Users relying on an online backup service have lost all their uploaded data after a major falling out between a cloud provider and one of its resellers.
UK-based Livedrive, which provides a cloud storage backend, ended its contract with US reseller Backify because, it claimed, the firm was "a fly-by-night operation" that didn't pay for its services. The American backup biz, which offered punters a free backup service using Livedrive's systems, has denied any wrongdoing and blames Livedrive for technical problems.
"Backify had a problem because they weren't paying the fees that were due to us," Livedrive MD Andrew Michael told The Register. "The problem started because they were paying us by credit card and their credit card was getting declined when they were adding new customers."
Next, Livedrive alleges, the recurring fees on existing services stopped coming in for a couple of days before Backify told Livedrive it wanted to end its contract and demanded a refund of any fees it had paid so far.
According to Michael, customers of Backify discovered that Livedrive was the technology provider behind the backup service and started to come to his biz with complaints. Livedrive offers "unlimited" online storage to resellers for 39 quid a month.
"[Customers] contacted us with stories of Backify charging their credit cards when they shouldn't be and we've done a bit more research about Backify and established that they are a bit dubious in their operations," he said.
"Because of that, and we very rarely do this, on this particular occasion we decided to send out an advisory to the end-users just to warn them really of what we'd found out and to make it clear that Livedrive is no longer providing the technology behind Backify's service."
A number of Reg readers forwarded to us Livedrive's warning email and it's also reproduced in full by a punter on Backify's Facebook Page.
Michael said that as a result of Livedrive's digging, he had reported Backify to a number of UK industry bodies, including one that deals with card processing and fraud, although he did not know if any formal investigation had started.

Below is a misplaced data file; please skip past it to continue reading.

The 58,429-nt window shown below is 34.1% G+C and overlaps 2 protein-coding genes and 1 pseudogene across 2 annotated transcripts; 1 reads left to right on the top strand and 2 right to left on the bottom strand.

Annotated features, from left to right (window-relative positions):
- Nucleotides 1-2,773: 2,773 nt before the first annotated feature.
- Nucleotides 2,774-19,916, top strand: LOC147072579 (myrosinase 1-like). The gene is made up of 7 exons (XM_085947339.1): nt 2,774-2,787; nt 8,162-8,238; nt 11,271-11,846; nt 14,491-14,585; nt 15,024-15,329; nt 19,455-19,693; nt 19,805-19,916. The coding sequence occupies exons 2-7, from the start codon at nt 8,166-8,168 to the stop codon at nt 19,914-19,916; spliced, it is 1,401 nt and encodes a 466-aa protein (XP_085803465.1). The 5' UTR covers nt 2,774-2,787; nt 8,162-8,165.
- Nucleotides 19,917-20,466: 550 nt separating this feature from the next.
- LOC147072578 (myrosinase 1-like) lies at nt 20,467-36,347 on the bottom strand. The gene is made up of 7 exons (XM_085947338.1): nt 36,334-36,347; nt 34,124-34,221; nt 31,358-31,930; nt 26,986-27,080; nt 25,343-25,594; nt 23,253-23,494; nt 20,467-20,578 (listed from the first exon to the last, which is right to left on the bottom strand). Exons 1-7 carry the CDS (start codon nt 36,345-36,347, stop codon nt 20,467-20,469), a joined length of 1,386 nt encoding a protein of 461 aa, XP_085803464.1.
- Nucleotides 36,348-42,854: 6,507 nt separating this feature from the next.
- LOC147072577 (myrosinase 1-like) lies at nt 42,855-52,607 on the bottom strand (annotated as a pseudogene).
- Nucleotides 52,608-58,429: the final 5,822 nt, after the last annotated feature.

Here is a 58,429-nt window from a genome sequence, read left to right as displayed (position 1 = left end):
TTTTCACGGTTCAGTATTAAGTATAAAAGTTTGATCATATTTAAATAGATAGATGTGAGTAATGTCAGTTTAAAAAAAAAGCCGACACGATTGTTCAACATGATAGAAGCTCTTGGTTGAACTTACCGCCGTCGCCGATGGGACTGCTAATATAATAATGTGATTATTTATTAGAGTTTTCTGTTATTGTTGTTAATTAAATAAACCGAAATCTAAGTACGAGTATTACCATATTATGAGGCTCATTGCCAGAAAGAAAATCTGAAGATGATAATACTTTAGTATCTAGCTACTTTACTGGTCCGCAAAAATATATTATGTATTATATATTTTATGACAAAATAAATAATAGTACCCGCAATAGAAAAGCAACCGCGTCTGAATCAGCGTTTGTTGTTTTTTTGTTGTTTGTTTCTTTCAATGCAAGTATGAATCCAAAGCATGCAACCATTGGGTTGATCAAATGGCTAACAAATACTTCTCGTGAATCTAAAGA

"When they failed to pay us for the services it quickly became obvious that they were a fly-by-night operation that wasn't really intending to provide their customers with any service and didn't really want to pay us either," he alleged.
Backify set up shop online around two months ago, and started out offering cloud storage of 512GB for free. Then Backify started informing customers that they would now have to pay for the service.
"We understand the frustration of all free account holders. But we hope you understand our situation as well. Providing so much free space to 50,000 people is not feasible for us anymore. We were in a situation where either the company would have to be shut down, or we would have to start charging the free account holders," Backify said on Facebook yesterday.
Michael said Livedrive knew that Backify had made the 512GB backup package available for free, but said that resellers were welcome to do so provided they did not harm the Livedrive brand.
"We've got no problem with that, but our terms do state that they must support our brand and not do anything that would give Livedrive a bad name, and they must support their customers in a professional way," Michael said. "And I think they weren't doing that, they were just giving it away for free and not really talking to any customers or supporting it properly which is not really what Livedrive's about."
Phone calls to the number on Backify's website went straight to an automated voicemail message. However, at the end of the day yesterday, a message appeared on the homepage claiming that the problems were all on Livedrive's side.
The message maintains that customers have had problems with their accounts in the last 10 days because of "an error in the Livedrive API":
Their tech support kept us saying that their "dev team" is working on it. But the "dev team" could not sort out the issue in 10 days.
Backify also blamed Livedrive for its credit cards getting declined:
Apart from this, their payment system failed on November 8. What that means is, we could not create any more new accounts, because their payment system kept declining all of our credit cards. Again, we contacted LiveDrive multiple times, but they could not sort out the issue in over 7 days.
When we contacted them again earlier today and protested with strong words about the delay in providing a solution to our problems, they responded by immediately terminating our reseller account and all the accounts we have created.
The post ends with an appeal to customers to ignore the emailed warning sent out by Livedrive:
As for the email they sent to our customers, we assure you that you do not have to worry about your credit cards being used fraudulently. We did not store your credit card numbers in our system. And about the payments that you have already made, we will refund all of them over the next few business days. You do not need to file any disputes or chargebacks with PayPal or your bank.
Meanwhile, Backify's customers have been told by Livedrive that their online backups are gone, leaving some pondering how exactly their data will be disposed. ®